Twelve Tables, Law of the

Twelve Tables, Law of the

Earliest codification of ancient Roman law, traditionally dated to 451–450 BC. They were purportedly written at the demand of the plebeians, who felt that their legal rights were hampered by the fact that court judgments were rendered according to unwritten custom preserved only within a small group of learned patricians. The Twelve Tables were not a reform or a liberalizing of old custom; they recognized the prerogatives of the patrician class and of the patriarchal family, the validity of enslavement for unpaid debt, and the interference of religious custom in civil cases. Because only random quotations from the Twelve Tables are extant, knowledge about their contents is largely derived from references in later juridical writings. Venerated by the Romans as a prime legal source, the Twelve Tables were superseded by later changes in Roman law but were never formally abolished.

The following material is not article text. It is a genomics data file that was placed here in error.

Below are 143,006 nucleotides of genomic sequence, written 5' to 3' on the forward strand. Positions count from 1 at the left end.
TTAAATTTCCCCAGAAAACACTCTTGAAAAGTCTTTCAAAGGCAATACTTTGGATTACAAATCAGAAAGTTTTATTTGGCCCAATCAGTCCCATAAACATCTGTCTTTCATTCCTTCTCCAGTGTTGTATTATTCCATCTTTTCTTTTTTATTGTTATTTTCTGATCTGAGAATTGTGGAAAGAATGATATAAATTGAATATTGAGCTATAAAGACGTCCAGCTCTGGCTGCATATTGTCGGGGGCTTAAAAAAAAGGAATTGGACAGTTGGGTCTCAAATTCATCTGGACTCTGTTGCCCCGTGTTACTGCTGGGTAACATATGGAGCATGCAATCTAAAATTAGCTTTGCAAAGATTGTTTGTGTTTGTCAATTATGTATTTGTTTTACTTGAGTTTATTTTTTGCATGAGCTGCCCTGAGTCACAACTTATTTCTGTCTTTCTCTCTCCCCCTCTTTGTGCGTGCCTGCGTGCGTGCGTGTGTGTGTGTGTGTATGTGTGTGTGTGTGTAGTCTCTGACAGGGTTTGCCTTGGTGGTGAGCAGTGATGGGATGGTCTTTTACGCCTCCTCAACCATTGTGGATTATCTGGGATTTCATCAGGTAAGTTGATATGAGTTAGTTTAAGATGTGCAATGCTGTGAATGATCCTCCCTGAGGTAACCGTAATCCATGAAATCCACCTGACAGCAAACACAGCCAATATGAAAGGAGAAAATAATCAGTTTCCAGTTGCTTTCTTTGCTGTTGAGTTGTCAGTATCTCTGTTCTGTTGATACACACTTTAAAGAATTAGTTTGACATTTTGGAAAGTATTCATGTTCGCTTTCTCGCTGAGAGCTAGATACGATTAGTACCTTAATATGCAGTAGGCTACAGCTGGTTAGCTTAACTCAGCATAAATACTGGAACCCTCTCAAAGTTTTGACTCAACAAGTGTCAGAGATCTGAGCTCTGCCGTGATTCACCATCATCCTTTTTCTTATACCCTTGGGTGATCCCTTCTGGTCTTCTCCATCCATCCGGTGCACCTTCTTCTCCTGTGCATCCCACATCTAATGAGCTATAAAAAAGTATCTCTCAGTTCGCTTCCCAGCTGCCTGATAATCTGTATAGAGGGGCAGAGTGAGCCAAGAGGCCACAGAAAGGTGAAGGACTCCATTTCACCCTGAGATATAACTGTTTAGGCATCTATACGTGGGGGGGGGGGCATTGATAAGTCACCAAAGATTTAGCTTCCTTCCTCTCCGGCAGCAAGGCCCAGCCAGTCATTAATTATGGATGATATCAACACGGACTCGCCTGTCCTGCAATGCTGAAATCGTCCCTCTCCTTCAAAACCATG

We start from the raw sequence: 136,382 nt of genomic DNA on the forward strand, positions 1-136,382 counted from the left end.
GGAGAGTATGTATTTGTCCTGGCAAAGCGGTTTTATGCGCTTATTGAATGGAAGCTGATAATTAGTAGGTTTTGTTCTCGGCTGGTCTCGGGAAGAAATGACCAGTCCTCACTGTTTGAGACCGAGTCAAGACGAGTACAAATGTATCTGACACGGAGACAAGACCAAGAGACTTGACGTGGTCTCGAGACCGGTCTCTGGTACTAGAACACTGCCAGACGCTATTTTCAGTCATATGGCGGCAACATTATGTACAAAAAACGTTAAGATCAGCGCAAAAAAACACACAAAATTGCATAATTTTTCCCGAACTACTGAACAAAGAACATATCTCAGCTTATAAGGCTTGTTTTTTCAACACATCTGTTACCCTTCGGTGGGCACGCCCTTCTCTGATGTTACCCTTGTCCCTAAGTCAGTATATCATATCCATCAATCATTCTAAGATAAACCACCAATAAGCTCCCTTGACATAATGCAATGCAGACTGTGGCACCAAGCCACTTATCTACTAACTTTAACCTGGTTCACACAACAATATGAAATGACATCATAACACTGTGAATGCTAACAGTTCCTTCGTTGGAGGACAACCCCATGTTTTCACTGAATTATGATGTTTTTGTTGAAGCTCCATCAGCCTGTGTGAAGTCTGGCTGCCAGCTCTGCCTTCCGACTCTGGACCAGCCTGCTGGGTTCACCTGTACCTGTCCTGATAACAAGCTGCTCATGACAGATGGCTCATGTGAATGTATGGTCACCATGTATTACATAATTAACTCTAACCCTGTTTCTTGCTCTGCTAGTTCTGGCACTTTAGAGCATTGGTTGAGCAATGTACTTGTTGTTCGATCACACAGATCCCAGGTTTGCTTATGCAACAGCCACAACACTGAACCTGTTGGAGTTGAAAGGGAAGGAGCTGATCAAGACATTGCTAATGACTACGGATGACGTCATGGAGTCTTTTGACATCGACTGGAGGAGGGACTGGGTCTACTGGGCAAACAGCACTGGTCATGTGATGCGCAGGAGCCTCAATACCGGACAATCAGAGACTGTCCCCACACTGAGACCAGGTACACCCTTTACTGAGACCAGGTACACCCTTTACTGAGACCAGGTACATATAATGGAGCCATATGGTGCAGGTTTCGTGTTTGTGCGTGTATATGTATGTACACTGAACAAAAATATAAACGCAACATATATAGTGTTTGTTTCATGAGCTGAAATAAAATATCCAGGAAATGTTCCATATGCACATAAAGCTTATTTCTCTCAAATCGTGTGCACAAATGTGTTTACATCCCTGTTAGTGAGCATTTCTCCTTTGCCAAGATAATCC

This entry comes from Encyclopædia Britannica Concise.
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